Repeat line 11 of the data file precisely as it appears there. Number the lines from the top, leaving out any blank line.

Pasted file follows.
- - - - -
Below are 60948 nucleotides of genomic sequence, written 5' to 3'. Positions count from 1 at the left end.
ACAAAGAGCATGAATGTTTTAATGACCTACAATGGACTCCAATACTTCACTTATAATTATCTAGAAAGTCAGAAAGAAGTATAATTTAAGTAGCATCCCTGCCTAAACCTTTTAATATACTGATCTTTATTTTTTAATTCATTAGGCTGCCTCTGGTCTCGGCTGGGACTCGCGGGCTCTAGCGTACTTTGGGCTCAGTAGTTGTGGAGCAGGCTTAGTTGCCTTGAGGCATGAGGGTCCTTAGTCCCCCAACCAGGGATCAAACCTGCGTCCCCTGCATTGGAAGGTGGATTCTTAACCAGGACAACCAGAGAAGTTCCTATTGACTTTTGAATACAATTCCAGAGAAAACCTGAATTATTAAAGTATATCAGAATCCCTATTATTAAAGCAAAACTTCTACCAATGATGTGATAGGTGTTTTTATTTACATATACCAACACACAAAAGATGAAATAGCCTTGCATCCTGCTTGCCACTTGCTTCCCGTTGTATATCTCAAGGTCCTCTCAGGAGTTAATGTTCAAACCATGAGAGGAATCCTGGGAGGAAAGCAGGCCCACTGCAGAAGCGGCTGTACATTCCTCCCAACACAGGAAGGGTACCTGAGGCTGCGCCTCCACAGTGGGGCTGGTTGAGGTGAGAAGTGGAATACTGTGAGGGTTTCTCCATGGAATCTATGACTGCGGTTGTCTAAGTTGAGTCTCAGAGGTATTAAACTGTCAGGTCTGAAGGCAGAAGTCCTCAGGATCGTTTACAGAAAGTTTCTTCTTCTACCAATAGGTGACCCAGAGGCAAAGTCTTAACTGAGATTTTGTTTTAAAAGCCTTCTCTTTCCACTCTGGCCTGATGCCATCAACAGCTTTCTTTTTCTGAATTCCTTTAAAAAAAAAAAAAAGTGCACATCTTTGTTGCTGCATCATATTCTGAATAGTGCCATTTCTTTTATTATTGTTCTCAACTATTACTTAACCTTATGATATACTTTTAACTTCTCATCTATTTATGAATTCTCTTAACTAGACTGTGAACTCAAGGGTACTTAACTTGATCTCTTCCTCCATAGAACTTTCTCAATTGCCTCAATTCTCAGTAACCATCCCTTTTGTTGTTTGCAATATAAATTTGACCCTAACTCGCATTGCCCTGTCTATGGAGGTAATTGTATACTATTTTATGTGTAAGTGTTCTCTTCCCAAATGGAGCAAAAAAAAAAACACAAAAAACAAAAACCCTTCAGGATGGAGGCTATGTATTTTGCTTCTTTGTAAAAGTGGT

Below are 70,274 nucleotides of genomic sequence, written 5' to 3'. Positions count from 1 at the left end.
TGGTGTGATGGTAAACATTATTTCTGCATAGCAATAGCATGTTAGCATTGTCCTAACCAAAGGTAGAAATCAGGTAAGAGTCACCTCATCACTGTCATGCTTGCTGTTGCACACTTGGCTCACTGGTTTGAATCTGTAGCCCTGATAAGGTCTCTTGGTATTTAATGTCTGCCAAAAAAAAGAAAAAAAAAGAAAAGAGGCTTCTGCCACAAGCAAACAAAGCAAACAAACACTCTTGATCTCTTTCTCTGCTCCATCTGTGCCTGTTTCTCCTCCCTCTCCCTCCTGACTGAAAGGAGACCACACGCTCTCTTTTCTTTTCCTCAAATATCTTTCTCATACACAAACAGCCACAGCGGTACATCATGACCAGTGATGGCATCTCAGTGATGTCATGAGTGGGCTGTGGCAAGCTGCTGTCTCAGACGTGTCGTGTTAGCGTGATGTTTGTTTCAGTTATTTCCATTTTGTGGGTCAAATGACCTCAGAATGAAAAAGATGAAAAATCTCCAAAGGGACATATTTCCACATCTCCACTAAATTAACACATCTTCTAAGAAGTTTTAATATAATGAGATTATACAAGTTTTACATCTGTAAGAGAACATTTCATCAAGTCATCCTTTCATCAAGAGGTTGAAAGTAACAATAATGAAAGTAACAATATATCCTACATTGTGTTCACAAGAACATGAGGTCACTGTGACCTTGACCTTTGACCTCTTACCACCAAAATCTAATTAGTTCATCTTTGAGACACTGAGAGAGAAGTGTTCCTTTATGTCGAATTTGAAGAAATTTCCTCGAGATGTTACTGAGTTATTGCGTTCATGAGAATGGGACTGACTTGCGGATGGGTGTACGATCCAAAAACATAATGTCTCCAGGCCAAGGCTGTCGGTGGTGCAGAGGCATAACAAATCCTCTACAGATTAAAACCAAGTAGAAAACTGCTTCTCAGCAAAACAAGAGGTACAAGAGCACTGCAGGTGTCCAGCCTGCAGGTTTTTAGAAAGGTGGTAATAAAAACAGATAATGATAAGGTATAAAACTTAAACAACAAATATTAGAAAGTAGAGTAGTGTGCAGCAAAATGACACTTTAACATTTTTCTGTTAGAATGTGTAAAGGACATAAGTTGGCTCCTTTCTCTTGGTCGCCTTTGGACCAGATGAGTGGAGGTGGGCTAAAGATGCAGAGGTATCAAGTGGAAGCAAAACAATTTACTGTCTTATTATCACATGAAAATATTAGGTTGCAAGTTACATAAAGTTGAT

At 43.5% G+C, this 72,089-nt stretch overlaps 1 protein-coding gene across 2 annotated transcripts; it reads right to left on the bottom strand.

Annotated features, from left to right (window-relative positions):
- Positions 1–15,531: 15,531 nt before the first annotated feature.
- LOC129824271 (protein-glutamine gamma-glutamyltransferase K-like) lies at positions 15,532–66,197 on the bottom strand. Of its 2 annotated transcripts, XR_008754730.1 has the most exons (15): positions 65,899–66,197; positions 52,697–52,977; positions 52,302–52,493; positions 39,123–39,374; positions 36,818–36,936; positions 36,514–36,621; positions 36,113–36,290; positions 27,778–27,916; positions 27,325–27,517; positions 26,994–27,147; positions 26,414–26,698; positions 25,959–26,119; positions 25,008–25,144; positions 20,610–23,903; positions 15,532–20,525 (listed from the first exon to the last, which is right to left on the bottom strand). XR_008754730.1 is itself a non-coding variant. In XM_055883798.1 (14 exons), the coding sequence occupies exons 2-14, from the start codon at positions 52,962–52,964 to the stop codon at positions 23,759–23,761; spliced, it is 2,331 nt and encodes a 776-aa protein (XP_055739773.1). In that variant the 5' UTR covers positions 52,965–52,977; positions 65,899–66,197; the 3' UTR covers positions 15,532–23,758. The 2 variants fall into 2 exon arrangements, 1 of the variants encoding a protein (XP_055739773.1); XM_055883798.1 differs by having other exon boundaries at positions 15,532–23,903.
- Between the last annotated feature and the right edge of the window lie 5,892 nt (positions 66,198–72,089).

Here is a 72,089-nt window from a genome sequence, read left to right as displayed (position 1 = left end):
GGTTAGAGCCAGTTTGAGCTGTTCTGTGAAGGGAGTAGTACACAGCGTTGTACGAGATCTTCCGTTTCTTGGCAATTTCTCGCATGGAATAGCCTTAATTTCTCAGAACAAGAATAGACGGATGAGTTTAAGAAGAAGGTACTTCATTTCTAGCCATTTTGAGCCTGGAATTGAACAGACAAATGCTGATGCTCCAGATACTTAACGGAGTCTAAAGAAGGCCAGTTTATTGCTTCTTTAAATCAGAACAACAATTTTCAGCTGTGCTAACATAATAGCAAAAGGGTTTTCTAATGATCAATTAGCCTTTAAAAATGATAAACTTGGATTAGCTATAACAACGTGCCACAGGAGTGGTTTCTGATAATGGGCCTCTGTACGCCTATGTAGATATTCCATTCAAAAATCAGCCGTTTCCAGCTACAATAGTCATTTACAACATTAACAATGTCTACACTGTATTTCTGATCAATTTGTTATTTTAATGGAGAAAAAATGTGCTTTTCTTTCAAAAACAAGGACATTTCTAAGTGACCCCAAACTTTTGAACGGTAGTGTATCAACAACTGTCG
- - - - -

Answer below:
GGTTAGAGCCAGTTTGAGCTGTTCTGTGAAGGGAGTAGTACACAGCGTTGTACGAGATCTTCCGTTTCTTGGCAATTTCTCGCATGGAATAGCCTTAATTTCTCAGAACAAGAATAGACGGATGAGTTTAAGAAGAAGGTACTTCATTTCTAGCCATTTTGAGCCTGGAATTGAACAGACAAATGCTGATGCTCCAGATACTTAACGGAGTCTAAAGAAGGCCAGTTTATTGCTTCTTTAAATCAGAACAACAATTTTCAGCTGTGCTAACATAATAGCAAAAGGGTTTTCTAATGATCAATTAGCCTTTAAAAATGATAAACTTGGATTAGCTATAACAACGTGCCACAGGAGTGGTTTCTGATAATGGGCCTCTGTACGCCTATGTAGATATTCCATTCAAAAATCAGCCGTTTCCAGCTACAATAGTCATTTACAACATTAACAATGTCTACACTGTATTTCTGATCAATTTGTTATTTTAATGGAGAAAAAATGTGCTTTTCTTTCAAAAACAAGGACATTTCTAAGTGACCCCAAACTTTTGAACGGTAGTGTATCAACAACTGTCG